One can forgive Kurt Vonnegut for these misguided prophecies, writing in the midst of the Cold War about his World War Two experiences as he was. In an era when it must have seemed inevitable that the world would return to the familiar state of conflict – this time an unthinkable nuclear version that would surpass even the horrors Vonnegut had witnessed in Dresden – an anti-glacier book might have been considered less of a waste of money. Slaughterhouse Five, an anti-war book itself, turned out to be an extraordinary work that is well worth the read, but as with almost all postmodern texts, it is not one that can actually tell us anything about the world we live in today, let alone how to live in it.
Because, as it turns out, in the years that Vonnegut was writing about the inexorableness of wars and glaciers, the world was in fact muddling its way towards ending both. Glaciers, I suspect you will have heard, are being stopped in their tracks, and are even withdrawing. War, it might surprise you to learn, has undergone the same retreat.
Whilst it is true that civil wars continue to devastate the likes of Syria, Yemen, and Somalia, you will doubtless notice that these are poor and unstable states, and that is no coincidence. War between democratic nations, on the other hand, has ceased; and given the world is slowly undergoing democratisation, we can be hopeful that it will one day also become peaceful. The point here, by the way, is certainly not to climb up on some high Western horse and to devalue or criticise those who had the misfortune to be born in the Syria’s of the world, but simply to point out that if anything in the last few hundred years can be analogous to the advance of a glacier, it is not war, but rather the cold, solid, gleaming fact of progress. Postmodernism at its core foolishly denies this, which is why it’s so delightful to read something like Slaughterhouse Five and recognise that, one, yes it is a wonderful piece of prose, but two, its lack of predictive powers will keep it firmly on the shelf of fiction. Indeed, so long as the world continues to advance, and developing nations can prosper in the same way that we have, one can be hopeful that the chances of war melt away altogether.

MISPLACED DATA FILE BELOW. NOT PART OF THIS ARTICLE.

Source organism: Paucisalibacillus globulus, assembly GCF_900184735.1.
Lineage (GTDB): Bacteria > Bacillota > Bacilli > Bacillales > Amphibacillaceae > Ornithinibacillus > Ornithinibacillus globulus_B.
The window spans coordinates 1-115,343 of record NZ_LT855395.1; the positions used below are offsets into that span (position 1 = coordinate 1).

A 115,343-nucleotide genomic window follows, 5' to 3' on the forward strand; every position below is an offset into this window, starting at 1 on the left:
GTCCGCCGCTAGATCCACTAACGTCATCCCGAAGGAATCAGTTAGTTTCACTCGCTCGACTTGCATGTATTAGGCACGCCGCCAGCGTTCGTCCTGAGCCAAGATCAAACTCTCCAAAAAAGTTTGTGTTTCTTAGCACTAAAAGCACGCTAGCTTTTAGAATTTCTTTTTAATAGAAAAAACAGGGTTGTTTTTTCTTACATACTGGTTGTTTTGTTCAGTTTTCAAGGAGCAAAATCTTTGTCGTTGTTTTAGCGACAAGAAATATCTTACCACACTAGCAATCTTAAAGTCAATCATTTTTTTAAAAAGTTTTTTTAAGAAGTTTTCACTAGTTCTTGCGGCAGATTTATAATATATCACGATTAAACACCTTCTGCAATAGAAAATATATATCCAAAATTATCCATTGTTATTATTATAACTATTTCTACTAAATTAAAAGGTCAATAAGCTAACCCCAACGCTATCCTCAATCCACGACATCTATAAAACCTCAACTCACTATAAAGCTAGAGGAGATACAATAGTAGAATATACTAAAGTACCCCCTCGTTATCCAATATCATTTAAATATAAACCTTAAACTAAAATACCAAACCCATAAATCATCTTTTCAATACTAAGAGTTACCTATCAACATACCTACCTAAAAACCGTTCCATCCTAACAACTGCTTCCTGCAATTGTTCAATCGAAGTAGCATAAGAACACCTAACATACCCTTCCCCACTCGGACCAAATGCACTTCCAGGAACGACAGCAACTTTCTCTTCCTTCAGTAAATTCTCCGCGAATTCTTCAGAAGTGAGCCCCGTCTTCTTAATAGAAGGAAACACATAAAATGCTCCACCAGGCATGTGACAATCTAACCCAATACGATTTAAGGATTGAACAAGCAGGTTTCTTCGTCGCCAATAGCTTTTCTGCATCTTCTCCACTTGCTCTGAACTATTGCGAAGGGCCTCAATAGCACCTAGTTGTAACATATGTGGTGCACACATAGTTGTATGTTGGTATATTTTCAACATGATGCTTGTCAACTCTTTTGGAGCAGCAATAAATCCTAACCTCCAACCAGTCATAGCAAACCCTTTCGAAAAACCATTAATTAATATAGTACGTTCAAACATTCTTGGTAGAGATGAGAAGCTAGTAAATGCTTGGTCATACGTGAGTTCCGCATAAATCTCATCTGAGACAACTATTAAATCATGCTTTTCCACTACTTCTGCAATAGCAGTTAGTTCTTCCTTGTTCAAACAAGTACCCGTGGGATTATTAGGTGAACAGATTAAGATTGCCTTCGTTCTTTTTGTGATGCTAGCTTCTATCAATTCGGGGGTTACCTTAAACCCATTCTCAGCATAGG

There is, however, a problem with this, in that it appears the glaciers have to melt away too: the price of human flourishing seems to be that of global warming. And it is this warming that might keep the fires of war alive after all.
It might seem peculiar to talk about wars and glaciers in the same breath, but – like Vonnegut – that is precisely what The Bulletin of Atomic Scientists have been doing of late. Since 1947 The Bulletin have kept beady eyes on the level of existential threat to humankind, and by way of measuring the danger we are in they created the concept of the Doomsday Clock. At its inception it was set at seven minutes to midnight, and has been adjusted accordingly in years ever since. In the early 1950s, as tensions between the United States and the USSR built, it ticked ominously to two minutes to midnight, but then over the following decades it edged away again, and come the end of the Cold War in 1991 the hand rested a luxurious seventeen minutes from the apocalypse. The world could breathe easy, it appeared. Last month, however, immersed in the context of the climate crisis and deteriorating relations with Iran, the Clock edged closer to catastrophe than it ever has before: we now have only 100 seconds to midnight.
How can it be, then, that in increasingly peaceful times we find ourselves teetering on the precipice of extinction, ostensibly peering down over the edge and into the abyss? It seems paradoxical that in a world of plenty, where more people die from obesity than from starvation, and from suicide than from war, that we have never been more vulnerable as a whole.
But these are times in which the impulsive paws of Donald Trump and Kim Jong-un hover over red buttons, where uncertainty surrounding the nuclear capabilities of Iran and Israel exasperate an already tense Middle East, and where the embittered states of India and Pakistan hold in their hands the power to cast us all into a devastating nuclear winter. Put in these candid terms, the forecast looks bleak, as if great clouds loom on the horizon, curiously mushroom-shaped.
If the world is only just holding back this tide of nuclear war, it is already losing to the flow of the glaciers. As they retreat, the fresh water supply to some two billion people diminishes, casting uncertainty on future supplies of food and drinking water, which will likely result in levels of mass migration that have never been seen before. The pressure that this will put on international ties is why The Bulletin has incorporated the strains of climate change into its Clock considerations.